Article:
FRANCE – Belgian bioplastics manufacturer Futerro has announced plans to establish Europe’s first vertically integrated biorefinery in Normandy, France to produce and recycle polylactic acid, or PLA.
According to Futerro, this biorefinery aims to feature a lactic acid unit for the transformation of raw material from agricultural sources, a PLA conversion unit, and a unit dedicated to the molecular recycling of PLA, valuing by-products from sectors such as green energy, agriculture, and food.
The project aims to develop what the company describes as a ‘new generation’ vertically integrated biorefinery, boasting an annual production capacity of 75,000 tonnes. The project will create an estimated 250 direct jobs and 900 jobs in adjacent sectors.
Futerro is already in negotiations with Caux-Seine Agglo and its economic development agency Caux-Seine Développement about a plot, after having considered and rejected various other sites for the project.
“We very much appreciated the way in which the local authorities and elected representatives helped us to study the location of our project in the port area of Port Jérôme,” said Frédéric Van Gansberghe, CEO of Futerro.
The company was persuaded by several factors, including the fact that this was a large industrial site offering possibilities for future expansion.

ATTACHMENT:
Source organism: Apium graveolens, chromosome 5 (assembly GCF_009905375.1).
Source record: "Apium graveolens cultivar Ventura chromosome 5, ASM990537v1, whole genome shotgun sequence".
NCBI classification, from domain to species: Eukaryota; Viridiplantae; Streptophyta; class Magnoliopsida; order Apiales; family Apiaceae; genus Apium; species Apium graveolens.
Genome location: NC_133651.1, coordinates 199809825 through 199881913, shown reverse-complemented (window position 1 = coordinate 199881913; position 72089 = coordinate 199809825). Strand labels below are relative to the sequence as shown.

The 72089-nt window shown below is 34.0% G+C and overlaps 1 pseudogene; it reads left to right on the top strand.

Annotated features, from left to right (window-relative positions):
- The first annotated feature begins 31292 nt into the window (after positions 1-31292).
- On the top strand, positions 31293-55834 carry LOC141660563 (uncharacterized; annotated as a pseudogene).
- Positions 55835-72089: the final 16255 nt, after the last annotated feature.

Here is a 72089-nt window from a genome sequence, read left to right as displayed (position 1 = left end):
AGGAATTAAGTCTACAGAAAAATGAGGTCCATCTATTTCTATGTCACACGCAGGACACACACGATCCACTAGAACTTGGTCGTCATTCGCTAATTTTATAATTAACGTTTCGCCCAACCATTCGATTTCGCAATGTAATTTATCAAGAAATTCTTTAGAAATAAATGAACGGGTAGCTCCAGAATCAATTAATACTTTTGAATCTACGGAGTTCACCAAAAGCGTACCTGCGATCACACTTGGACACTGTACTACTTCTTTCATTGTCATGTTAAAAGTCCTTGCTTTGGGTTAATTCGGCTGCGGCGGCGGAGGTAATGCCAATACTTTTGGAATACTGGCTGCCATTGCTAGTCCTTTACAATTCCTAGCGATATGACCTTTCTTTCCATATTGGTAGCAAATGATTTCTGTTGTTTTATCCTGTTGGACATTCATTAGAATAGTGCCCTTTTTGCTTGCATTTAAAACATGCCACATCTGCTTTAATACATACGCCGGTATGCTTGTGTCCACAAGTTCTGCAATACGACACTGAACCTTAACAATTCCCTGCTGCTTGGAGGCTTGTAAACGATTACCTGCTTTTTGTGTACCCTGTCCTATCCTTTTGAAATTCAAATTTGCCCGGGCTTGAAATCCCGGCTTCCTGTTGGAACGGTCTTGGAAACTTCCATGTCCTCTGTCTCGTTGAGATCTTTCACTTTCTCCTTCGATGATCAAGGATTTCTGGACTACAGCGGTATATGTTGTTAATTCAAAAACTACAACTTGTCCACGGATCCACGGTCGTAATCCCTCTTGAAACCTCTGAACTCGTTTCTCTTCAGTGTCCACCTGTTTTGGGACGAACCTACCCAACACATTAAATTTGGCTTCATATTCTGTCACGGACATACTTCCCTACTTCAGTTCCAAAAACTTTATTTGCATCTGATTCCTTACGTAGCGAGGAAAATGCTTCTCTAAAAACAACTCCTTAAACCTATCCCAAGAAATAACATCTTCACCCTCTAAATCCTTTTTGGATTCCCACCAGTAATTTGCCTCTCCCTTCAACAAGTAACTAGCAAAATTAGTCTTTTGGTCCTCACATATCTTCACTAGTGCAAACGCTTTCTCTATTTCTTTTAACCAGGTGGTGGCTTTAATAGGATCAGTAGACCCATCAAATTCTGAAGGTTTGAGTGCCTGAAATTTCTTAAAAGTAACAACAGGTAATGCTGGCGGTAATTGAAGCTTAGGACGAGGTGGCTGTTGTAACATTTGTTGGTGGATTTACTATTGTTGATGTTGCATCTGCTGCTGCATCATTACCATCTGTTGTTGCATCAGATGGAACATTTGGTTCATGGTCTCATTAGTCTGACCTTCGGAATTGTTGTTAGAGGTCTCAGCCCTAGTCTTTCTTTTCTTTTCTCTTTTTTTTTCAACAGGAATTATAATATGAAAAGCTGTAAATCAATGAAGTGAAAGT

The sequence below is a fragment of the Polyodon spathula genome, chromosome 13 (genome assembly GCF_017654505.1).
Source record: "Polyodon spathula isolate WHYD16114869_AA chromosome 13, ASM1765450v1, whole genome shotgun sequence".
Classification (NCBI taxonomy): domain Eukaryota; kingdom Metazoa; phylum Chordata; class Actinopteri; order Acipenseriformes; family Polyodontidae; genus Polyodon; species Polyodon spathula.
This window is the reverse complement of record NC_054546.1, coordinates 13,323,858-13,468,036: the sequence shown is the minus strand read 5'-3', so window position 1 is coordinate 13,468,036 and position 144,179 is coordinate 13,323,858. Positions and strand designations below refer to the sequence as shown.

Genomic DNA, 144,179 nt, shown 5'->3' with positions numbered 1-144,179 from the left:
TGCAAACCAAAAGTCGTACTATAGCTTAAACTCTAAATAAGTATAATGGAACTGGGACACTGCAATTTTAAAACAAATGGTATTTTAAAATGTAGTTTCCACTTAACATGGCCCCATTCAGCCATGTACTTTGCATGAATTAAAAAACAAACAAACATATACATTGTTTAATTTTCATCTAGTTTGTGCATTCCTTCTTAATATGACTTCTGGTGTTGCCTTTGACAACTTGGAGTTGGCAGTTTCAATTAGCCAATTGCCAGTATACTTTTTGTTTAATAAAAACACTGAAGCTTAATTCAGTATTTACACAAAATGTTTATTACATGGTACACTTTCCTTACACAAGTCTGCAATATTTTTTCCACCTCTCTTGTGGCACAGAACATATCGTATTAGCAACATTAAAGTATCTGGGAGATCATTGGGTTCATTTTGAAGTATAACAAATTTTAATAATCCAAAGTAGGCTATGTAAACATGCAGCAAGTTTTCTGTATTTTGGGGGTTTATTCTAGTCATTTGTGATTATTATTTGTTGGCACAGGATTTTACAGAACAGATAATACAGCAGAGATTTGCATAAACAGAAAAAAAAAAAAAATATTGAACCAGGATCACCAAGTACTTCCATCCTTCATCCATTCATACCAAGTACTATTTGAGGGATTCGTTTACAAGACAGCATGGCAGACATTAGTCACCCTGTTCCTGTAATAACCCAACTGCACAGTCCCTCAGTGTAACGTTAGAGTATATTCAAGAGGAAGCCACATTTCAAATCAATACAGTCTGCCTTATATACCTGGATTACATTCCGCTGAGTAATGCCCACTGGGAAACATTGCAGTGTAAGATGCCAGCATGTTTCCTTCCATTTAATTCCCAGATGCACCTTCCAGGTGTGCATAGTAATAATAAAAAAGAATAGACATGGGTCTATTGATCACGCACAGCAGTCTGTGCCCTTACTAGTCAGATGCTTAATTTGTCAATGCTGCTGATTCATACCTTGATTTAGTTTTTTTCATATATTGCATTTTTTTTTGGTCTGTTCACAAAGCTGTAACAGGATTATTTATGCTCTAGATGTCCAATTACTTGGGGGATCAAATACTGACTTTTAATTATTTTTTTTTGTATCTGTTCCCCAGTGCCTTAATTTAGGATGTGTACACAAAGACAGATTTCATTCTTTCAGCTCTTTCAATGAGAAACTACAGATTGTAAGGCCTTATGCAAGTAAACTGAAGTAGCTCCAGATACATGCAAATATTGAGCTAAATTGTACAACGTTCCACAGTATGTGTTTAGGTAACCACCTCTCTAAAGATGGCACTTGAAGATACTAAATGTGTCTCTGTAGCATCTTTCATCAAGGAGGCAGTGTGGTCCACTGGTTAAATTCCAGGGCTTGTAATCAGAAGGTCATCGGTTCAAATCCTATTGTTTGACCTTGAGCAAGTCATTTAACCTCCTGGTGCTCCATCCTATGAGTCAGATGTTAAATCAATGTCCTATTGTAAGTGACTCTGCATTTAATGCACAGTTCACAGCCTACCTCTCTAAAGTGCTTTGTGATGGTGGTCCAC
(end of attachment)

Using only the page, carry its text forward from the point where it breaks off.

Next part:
Normandy represents the availability of low-carbon energy resources, agricultural raw materials and a pool of talent with technical skills relevant to the chemical and polymer sectors.
In addition, there is interest and experience of local public and private actors in supporting large-scale projects for the sustainable re-industrialization of the region; and finally, good logistics, including access to the waterway, offered by the Radicatel terminal and the port of Le Havre.
“Normandy is an industrial region. This is confirmed every day by the announcements of industrial projects such as Futerro,” declared Hervé Morin, President of the Normandy region.
“Nevertheless, beyond the figures of industrial jobs created or the share of industrial added value in Normandy’s GDP, I note that the development model we advocate makes sense to business leaders.”
This project perfectly aligns with the European Green Deal policy, the development of the circular economy and the decarbonization strategy of the French government and the European Union.
It will enable the Normandy basin, historically oriented towards petrochemicals, to become the first major player in green chemistry, thus accelerating the transition from fossil carbon to carbon from biomass.
Virginie Carolo-Lutrot, President of Caux Seine agglo added: “A true pioneer of the circular economy on the Seine Axis in Normandy, Caux Seine agglo has made the decarbonization of its industry sector one of its priorities.
“With its Port Jérôme industrial zone, the agglomeration has created a space dedicated to a virtuous industrial ecosystem: the establishment of the Futerro project in the commune of Saint-Jean-de-Folleville once again confirms the attractiveness and resilience of the community in its approach to economic development, as well as its leading position in the circular economy and green chemistry.”
Futerro has taken an option on a 26.5 hectare plot and has begun the ecological and environmental analysis procedures on site. In 2023, the project will also be the subject of a preliminary consultation.
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